Avian influenza, also known as bird flu, is a subtype of the Influenza-A virus. The Influenza-A virus is the virus which causes influenza in birds. A specific subtype of this Influenza-A virus, named H5N1, is the virus which causes bird flu. The H5N1 virus has been known to infect large flocks of poultry birds in Europe, Asia, and Africa. This virus is also known to infect wild birds in these areas as well.
Symptoms that dogs may develop if they become infected with avian influenza are still not entirely clear. There have only been a few reports of dogs which have tested positive for avian influenza, but whether the symptoms they displayed were the result of their infection with the virus or some other medical issue is unknown. In a laboratory setting dogs have been purposely injected with the avian influenza virus, and while they tested positive for the virus afterward they did not develop any outward symptoms.
Symptoms of Avian Influenza in Dogs
There have been reports of dogs dying in high numbers in areas where large poultry flocks were infected with avian influenza, but again, it is unclear whether or not the dogs died from the actual virus or some other underlying cause. It should be noted that in these areas most of the dogs are already in very poor health and have a high incidence of disease.
One dog that died and later tested positive for the virus did develop symptoms which included a runny nose, wheezing, and a very high temperature. His health quickly declined in a matter of days and he died four days after his symptoms appeared. Again, whether or not these symptoms were due to an avian influenza infection or some other underlying medical issue is not known.
What is known is that dogs may become infected with avian influenza, that they can carry the virus without showing any symptoms at all, and that it may be possible for dogs to develop symptoms when they are infected with the virus. It is assumed that dogs with poor health are at a greater risk for being adversely affected by the virus.
Currently the only way to diagnose H5N1 in cats or dogs is through blood antibody tests, and examining samples from the nose, throat, and lungs, for evidence of the virus. There is no specified treatment for avian influenza in dogs and cats. If symptoms develop, supportive nursing care such as hydration, supplements, and keeping the animal warm and stable, are the only treatments available at this time.
Outlook for Dogs and Cats with Avian Influenza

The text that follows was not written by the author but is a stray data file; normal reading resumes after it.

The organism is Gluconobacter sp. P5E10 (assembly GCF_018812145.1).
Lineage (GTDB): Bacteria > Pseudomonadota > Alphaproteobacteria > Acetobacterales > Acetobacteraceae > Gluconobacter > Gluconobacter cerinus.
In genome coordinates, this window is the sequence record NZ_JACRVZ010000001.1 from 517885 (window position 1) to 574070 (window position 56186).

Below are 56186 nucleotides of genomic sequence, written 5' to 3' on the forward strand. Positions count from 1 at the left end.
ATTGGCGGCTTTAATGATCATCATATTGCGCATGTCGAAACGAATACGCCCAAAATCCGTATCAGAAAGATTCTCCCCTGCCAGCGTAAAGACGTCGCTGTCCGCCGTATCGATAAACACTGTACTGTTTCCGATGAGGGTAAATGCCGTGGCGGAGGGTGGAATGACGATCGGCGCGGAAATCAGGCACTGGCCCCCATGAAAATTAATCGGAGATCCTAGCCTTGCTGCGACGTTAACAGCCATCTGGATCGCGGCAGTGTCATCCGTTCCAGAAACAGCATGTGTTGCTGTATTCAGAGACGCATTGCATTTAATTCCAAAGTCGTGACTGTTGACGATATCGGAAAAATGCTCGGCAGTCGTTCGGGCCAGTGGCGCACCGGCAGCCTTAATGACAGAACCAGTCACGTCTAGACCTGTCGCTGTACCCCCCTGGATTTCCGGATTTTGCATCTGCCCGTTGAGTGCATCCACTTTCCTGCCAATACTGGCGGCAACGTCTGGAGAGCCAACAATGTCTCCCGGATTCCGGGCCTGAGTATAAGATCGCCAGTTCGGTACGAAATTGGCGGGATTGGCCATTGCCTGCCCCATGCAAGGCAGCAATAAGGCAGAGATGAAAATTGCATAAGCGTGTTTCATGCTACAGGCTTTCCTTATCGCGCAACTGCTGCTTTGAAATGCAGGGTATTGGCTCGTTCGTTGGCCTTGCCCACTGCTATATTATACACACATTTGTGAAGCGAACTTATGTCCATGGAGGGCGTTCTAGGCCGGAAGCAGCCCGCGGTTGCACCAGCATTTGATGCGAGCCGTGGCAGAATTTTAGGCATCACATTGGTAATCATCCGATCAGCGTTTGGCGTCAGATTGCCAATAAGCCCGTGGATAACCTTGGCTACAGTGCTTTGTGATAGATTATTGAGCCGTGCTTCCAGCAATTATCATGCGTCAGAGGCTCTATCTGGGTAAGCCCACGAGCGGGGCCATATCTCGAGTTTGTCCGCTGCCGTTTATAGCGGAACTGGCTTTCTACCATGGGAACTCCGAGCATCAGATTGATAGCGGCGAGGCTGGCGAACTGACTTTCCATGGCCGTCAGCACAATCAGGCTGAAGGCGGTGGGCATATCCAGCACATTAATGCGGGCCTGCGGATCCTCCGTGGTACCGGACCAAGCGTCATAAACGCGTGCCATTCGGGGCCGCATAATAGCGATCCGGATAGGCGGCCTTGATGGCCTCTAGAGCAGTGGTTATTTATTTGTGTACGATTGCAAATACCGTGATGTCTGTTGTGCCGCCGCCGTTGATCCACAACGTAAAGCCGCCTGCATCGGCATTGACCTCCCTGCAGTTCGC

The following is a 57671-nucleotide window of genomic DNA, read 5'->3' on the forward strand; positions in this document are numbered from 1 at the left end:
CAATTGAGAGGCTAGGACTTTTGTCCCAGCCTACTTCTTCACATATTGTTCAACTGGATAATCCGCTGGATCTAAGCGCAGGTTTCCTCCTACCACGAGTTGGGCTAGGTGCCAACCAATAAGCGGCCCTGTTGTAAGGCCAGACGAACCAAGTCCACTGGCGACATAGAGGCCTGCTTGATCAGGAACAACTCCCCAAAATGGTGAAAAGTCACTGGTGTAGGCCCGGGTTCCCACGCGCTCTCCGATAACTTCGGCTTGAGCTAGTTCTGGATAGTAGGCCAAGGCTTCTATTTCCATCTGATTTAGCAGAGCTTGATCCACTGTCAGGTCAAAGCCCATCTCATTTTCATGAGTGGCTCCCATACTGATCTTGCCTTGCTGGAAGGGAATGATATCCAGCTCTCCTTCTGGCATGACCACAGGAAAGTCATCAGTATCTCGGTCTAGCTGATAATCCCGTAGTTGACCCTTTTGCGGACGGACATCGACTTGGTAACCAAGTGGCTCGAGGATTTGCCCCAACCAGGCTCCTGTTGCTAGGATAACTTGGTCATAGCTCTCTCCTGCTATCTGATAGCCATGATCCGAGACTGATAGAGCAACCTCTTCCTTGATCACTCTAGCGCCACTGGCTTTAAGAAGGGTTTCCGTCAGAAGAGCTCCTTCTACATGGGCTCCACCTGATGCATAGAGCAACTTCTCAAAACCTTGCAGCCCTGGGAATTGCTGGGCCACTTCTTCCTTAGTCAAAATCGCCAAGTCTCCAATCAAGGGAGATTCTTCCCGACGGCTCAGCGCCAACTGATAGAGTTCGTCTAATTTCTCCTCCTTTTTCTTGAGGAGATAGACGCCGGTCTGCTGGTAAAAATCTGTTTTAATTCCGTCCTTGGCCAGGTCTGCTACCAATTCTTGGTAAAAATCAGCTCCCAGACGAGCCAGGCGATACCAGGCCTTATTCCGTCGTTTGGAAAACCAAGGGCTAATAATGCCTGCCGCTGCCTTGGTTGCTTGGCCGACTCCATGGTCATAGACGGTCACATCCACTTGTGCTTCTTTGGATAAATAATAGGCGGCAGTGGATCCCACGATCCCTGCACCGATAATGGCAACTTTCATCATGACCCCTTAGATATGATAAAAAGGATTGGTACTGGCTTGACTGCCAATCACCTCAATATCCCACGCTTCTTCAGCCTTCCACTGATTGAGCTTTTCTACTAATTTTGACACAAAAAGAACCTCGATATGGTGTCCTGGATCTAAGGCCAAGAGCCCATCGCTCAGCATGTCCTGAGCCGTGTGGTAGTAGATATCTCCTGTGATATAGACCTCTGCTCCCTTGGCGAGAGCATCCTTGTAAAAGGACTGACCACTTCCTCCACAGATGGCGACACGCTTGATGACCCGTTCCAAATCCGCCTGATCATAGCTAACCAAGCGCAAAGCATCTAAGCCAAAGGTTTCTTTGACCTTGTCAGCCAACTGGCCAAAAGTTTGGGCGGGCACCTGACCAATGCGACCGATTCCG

The prognosis for cats and dogs with avian influenza is unknown. While cats have tested positive for the virus without showing any symptoms at all, the virus may cause symptoms in a minority of those affected. Dogs may also be able to carry the virus without any symptoms, and a percentage of infected dogs may also develop symptoms.
Recent reports of avian influenza, or bird flu, that has spread to cats and dogs have been greatly exaggerated. To date there is only one confirmed reported case of the avian influenza occurring in a dog; this case occurred in the Republic of Azerbaijan, located in Eurasia, and the dog did not survive.
Treating Avian Influenza in Dogs
Many pet owners who share their environment with wild birds wonder if there is a treatment available if their dog comes into contact with a bird that carries the avian influenza. Currently there is no protocol treatment in place for dogs diagnosed with avian influenza, and there is no vaccine that will protect dogs from avian influenza either. In fact, tests for this strain of influenza cannot be conducted yet on live animals.
It is believed that if a dog does become infected with avian influenza, the route of the infection would be through the dog eating raw meat from a bird that was infected with the virus. Fortunately no wild or domestic birds in North America have been identified as carriers of avian influenza at this date.
A Dog's Risk to Bird Flu is Remote
The debate over possible avian influenza infection in dogs continues. At this point it is still not known if exposure to avian influenza would routinely result in infected dogs; there is some additional speculation as to whether it is possible for dogs to have a natural immunity to this virus because they are often immune to many strains of influenza.
Until more is known about this disease in dogs it is difficult to say whether treatment would be possible or not; it is not even known how the disease would affect dogs or what the symptoms may be. To date, the possibility of avian influenza occurring in dogs on a large scale is considered to be highly unlikely.